Richard Lucquet: "Television can present a field of view of a 360 scene and the remote control can be used to direct where to look. Technologies also exist to synchronize what a viewer can see while immersed in a headset so that others around them can enjoy."
Marcus Behrendt: "For now today all the content that is within the VRTIFY platform is also available in 360º on SmartTV. We are working together with technology partners to transform television (flat content) into an immersive experience (360/3D content) through applications and viewers."
Will VR have the same future as 3D?
In order for users to enjoy virtual reality, it is necessary to use systems and headsets. In the market today there are simple solutions, either through a cell phone and compatible viewers (Android or iOS), or a console or PC and its compatible viewers (Oculus, HTC, PlayStation VR, etc).
In addition, José Luis Acha stressed that "I would talk about a basic element for a user to enjoy virtual reality. And I sum it up in two words: quality and perfection. A virtual reality product has to have maximum quality and must be perfect in its post-production so that the user does not notice any 'discomfort' while enjoying the experience."
Precisely these two factors, special viewers and perfection in post-production, make necessary the question of whether virtual reality could suffer the same fate of 3D, technology that had its boom a decade ago with cinema, 3D televisions in homes, used even in the 2010 FIFA World Cup held in South Africa.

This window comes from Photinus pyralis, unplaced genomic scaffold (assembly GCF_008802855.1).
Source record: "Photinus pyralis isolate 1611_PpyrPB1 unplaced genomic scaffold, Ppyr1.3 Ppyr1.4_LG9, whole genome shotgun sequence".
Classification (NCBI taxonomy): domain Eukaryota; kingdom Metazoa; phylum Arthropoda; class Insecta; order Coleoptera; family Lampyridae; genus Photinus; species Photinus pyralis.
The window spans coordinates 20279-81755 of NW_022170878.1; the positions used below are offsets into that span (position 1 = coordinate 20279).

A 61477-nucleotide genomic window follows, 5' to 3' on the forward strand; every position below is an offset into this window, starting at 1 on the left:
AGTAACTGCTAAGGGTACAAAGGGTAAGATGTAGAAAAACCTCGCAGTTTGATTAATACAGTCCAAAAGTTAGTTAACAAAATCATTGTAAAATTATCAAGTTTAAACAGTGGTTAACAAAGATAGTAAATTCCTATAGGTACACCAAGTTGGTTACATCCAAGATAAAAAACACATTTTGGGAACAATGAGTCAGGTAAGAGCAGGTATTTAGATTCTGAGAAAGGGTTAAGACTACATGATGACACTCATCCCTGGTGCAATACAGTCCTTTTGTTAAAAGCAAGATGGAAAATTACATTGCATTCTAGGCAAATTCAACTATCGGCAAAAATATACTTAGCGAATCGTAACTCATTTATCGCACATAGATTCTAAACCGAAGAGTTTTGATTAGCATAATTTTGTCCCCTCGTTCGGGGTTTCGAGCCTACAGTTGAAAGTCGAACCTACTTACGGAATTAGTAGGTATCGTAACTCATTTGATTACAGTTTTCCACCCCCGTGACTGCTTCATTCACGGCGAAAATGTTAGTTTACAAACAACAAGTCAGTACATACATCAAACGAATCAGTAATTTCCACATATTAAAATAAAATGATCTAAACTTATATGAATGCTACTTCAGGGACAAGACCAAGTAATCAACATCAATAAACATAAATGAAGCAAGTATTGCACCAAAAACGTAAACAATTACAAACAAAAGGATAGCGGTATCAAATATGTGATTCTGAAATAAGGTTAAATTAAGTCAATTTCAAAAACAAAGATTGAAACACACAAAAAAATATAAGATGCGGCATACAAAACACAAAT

But soon the technology collapsed and today there are few real applications it has. Some claim that it was due to the high cost of production and others because of the fatigue in the eyes that produced the required visors. That is why it is worth asking how many possibilities virtual reality has to run with the same fate.
Richard Lucquet stressed in this regard that the immersive feeling that is obtained from VR is much greater than with 3D. Positive feedback from consumers shows that they are willing to deal with extra lenses, because at the end of the day, the overall experience is worth the extra hardware.
"To be sure, there is still a long way to go to be able to wear the lenses for long periods of time. Resolution and refresh rate is still a point of fatigue, more so than using the headset. The experiences are not long yet," he said.
What to expect from virtual reality in the future?
It is clear that virtual reality is an eye-catching technology but it is still in development. There is a lack of definitions in terms of technology, applications, monetization models and improving hardware to allow a longer dive. But what is clear is that the stakes for its development and massification are high.
According to the representative of VRTIFY, it remains to be seen which technology will predominate within immersive realities: augmented, virtual, mixed or other reality, or if there will be a fusion of them, but it will undoubtedly be a technology that will change the way of consuming and experiencing the content, allowing the user to go from a passive state to an active state and part of the same content, choosing for yourself the adventure or experience you want to live.
Finally, Richard Lucquet concluded that "VR will be the next computing platform after the mobile phone. Look back and see how users are spending their time with TV, computer, and mobile; We see the trend less and less for television, less for the computer and the displacement to mobiles. It's because mobile offers everything you get from your TV and computer on one device, and more. The next change will be to VR."